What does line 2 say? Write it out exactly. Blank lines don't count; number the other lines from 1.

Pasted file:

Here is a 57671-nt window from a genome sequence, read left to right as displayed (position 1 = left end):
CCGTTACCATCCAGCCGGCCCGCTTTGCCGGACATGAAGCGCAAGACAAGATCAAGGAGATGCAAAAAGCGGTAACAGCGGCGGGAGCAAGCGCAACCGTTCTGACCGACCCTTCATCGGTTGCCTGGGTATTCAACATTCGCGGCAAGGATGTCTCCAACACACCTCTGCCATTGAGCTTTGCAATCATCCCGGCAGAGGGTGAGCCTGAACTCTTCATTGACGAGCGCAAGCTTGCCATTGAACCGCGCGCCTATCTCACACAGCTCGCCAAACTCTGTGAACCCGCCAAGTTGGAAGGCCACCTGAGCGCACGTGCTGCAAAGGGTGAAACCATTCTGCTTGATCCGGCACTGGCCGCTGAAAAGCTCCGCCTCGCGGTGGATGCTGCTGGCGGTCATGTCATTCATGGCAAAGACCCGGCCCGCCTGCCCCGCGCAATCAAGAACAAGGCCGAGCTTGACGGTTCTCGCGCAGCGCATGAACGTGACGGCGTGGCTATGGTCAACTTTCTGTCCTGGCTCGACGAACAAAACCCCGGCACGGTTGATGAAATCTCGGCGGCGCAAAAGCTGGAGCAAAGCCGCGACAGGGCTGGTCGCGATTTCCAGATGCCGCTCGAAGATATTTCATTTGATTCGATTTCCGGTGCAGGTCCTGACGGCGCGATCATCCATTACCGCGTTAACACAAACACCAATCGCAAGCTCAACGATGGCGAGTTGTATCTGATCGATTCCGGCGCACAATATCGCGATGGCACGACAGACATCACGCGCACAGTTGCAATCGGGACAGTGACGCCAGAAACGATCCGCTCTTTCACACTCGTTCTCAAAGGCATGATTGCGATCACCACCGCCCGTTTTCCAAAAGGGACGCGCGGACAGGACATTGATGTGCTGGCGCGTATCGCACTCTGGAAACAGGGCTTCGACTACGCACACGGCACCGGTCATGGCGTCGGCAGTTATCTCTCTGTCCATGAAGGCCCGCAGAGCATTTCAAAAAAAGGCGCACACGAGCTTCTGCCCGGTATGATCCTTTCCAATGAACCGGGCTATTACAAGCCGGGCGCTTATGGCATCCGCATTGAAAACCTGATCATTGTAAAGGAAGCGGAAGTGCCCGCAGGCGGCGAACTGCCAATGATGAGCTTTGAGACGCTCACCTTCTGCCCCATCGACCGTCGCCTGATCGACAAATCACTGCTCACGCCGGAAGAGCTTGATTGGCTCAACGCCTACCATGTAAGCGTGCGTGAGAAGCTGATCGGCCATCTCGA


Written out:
CCGTTACCATCCAGCCGGCCCGCTTTGCCGGACATGAAGCGCAAGACAAGATCAAGGAGATGCAAAAAGCGGTAACAGCGGCGGGAGCAAGCGCAACCGTTCTGACCGACCCTTCATCGGTTGCCTGGGTATTCAACATTCGCGGCAAGGATGTCTCCAACACACCTCTGCCATTGAGCTTTGCAATCATCCCGGCAGAGGGTGAGCCTGAACTCTTCATTGACGAGCGCAAGCTTGCCATTGAACCGCGCGCCTATCTCACACAGCTCGCCAAACTCTGTGAACCCGCCAAGTTGGAAGGCCACCTGAGCGCACGTGCTGCAAAGGGTGAAACCATTCTGCTTGATCCGGCACTGGCCGCTGAAAAGCTCCGCCTCGCGGTGGATGCTGCTGGCGGTCATGTCATTCATGGCAAAGACCCGGCCCGCCTGCCCCGCGCAATCAAGAACAAGGCCGAGCTTGACGGTTCTCGCGCAGCGCATGAACGTGACGGCGTGGCTATGGTCAACTTTCTGTCCTGGCTCGACGAACAAAACCCCGGCACGGTTGATGAAATCTCGGCGGCGCAAAAGCTGGAGCAAAGCCGCGACAGGGCTGGTCGCGATTTCCAGATGCCGCTCGAAGATATTTCATTTGATTCGATTTCCGGTGCAGGTCCTGACGGCGCGATCATCCATTACCGCGTTAACACAAACACCAATCGCAAGCTCAACGATGGCGAGTTGTATCTGATCGATTCCGGCGCACAATATCGCGATGGCACGACAGACATCACGCGCACAGTTGCAATCGGGACAGTGACGCCAGAAACGATCCGCTCTTTCACACTCGTTCTCAAAGGCATGATTGCGATCACCACCGCCCGTTTTCCAAAAGGGACGCGCGGACAGGACATTGATGTGCTGGCGCGTATCGCACTCTGGAAACAGGGCTTCGACTACGCACACGGCACCGGTCATGGCGTCGGCAGTTATCTCTCTGTCCATGAAGGCCCGCAGAGCATTTCAAAAAAAGGCGCACACGAGCTTCTGCCCGGTATGATCCTTTCCAATGAACCGGGCTATTACAAGCCGGGCGCTTATGGCATCCGCATTGAAAACCTGATCATTGTAAAGGAAGCGGAAGTGCCCGCAGGCGGCGAACTGCCAATGATGAGCTTTGAGACGCTCACCTTCTGCCCCATCGACCGTCGCCTGATCGACAAATCACTGCTCACGCCGGAAGAGCTTGATTGGCTCAACGCCTACCATGTAAGCGTGCGTGAGAAGCTGATCGGCCATCTCGA